So how do you quit your job to travel the world? The simple answer is you resign. It feels awesome! In reality there are more things to consider. When to tell your boss? What impact will resigning have on your career? Will they take me back? Does the company have sabbatical schemes? If your mind is made up, don't overthink things too much (she says totally overthinking the whole process!).
Here is the disclaimer : I am writing this post having recently quit my job to travel the world so I am still on a high. In reality we are still in London as D-day is in four months time (yikes!). I am basing my post on my current experience and advice I have been given since I quit.
When to tell your boss?
I booked the tickets for our world trip end of January and I told my boss shortly after. I could have waited until the legal three month notice period kicked in, in my case early June, but giving your company plenty of time to digest the information and plan for your replacement shows good intent. I am currently working on a critical project for the company with sizeable investment behind it. But leaving a role gives other employees opportunities to grow. In my case, my boss embraced he news. He was genuinely happy for me and encouraged me to take full advantage of my year away to regroup and prioritise.
What impact will it have on my career?
Leaving your job behind takes courage and don't forget that. It shows confidence, commitment and initiative. Even though it might feel like the scariest thing (which it definitely does!) take a step back and look at ways your adventure will add to your CV. Careers are being redefined. There is no longer one template of work satisfaction and success. The lines between work and home life are blurred. There is so much planning involved and therefore a number of skills you will demonstrate before and during such a trip, whether it is a year or 6 weeks away from the daily grind. Social media is supporting the rise of a new tribe of digital nomads who are rewriting the rule book of what is a job. Since we started this blog and our associated Instagram account we have discovered hundreds of couples, families, singletons travelling the world and living of their adventures. There is some serious hard work involved and we are still figuring our how we might monetise our year away but the possibilities are out there so watch this space...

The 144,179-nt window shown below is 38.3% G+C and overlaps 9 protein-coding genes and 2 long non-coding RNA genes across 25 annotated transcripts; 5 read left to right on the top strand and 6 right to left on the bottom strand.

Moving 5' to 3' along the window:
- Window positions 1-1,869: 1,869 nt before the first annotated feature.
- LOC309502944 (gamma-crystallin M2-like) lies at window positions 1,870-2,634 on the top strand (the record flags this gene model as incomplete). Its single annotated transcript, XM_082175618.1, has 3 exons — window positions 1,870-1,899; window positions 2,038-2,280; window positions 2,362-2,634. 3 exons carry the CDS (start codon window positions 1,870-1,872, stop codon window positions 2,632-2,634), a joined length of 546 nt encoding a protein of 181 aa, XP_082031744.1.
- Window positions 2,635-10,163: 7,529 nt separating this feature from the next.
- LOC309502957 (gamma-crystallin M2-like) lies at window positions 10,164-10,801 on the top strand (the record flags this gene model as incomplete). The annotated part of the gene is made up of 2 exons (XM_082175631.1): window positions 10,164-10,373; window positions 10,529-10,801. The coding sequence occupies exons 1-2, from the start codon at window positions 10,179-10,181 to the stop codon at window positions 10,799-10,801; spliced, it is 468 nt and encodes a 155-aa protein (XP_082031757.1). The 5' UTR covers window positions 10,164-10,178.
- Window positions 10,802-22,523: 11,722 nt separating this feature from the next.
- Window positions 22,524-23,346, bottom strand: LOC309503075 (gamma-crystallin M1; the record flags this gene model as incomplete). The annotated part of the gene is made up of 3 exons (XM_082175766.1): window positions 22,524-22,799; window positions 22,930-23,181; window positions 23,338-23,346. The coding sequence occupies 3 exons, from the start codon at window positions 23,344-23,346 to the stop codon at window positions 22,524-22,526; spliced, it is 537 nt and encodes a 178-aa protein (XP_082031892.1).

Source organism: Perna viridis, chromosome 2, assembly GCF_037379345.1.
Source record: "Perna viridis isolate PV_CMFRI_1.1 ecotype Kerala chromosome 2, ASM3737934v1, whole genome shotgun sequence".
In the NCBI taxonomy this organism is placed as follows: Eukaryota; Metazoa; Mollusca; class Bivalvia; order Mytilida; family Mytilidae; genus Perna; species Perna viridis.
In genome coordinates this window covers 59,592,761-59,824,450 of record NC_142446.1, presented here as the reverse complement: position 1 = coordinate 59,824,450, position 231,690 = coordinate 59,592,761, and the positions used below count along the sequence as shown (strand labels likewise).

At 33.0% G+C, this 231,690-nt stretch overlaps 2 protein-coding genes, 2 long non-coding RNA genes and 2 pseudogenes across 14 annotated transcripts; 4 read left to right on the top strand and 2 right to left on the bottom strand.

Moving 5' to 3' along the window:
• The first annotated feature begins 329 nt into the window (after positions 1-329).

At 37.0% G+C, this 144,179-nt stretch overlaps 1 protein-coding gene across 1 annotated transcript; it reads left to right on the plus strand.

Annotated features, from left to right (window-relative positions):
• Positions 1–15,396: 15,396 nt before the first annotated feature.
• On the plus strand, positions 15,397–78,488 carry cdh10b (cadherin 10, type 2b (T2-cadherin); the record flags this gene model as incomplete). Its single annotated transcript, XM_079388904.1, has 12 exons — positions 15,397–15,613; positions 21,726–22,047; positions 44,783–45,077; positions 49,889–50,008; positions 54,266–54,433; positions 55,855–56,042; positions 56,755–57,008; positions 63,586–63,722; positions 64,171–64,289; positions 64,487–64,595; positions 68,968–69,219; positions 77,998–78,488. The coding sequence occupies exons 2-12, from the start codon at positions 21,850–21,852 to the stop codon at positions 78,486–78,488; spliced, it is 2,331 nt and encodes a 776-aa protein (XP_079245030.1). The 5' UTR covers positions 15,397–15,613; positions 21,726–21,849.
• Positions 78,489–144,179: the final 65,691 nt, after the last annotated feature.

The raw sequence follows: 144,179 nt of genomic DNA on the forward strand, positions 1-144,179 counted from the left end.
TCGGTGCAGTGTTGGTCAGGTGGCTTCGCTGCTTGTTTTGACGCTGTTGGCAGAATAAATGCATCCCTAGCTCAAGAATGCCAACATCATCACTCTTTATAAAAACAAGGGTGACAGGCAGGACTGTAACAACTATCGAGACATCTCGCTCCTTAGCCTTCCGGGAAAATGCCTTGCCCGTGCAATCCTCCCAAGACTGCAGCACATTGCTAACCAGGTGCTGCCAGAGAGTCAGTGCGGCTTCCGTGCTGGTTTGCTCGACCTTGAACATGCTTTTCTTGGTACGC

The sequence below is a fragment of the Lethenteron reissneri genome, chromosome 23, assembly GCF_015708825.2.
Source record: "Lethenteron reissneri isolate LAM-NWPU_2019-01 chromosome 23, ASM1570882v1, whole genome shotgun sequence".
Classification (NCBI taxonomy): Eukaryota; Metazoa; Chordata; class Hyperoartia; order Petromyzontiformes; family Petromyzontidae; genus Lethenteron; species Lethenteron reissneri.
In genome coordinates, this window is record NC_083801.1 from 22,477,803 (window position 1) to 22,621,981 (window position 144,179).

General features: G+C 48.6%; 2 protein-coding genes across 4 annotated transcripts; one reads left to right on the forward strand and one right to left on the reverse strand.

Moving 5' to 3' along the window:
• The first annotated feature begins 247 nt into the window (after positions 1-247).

Whilst you will no doubt need a settling-in period on your return, don't let anyone tell you that you will need another year to achieve your next career goal. It is all about the story, as my boss always says, you need to come back and clearly position yourself for your next move if that is your goal. I have been on two maternity leaves (9 months the first time and 11 months the second time) during my time with my current company and you do not come back brain dead (although for those of you who have taken time off to look after kids it might have sometimes felt that way!).
Will they take me back?
If you have a good relationship with your company and are valued there is no reason why they will not take you back. It is hard to recruit good people and if you have a solid track-record it will be an easy choice for your employer to take you back. Depending on your company you might have a sabbatical or career break schemes you can take advantage of. More and more companies are offering this possibility to employees as they embrace a more holistic approach to careers. But if your company doesn't offer such schemes it is still worth knocking back at their door when you are back.
I have been with the same company for over 8 years and it is scary as hell thinking about having to find a new job when I come back if I decided not to return to my current company or if they decided not to take me back. But I am telling myself to take things one thing at a time.
Have you thought about quitting the day job to take some time out? What is holding you back? Would love to hear your thoughts and comments.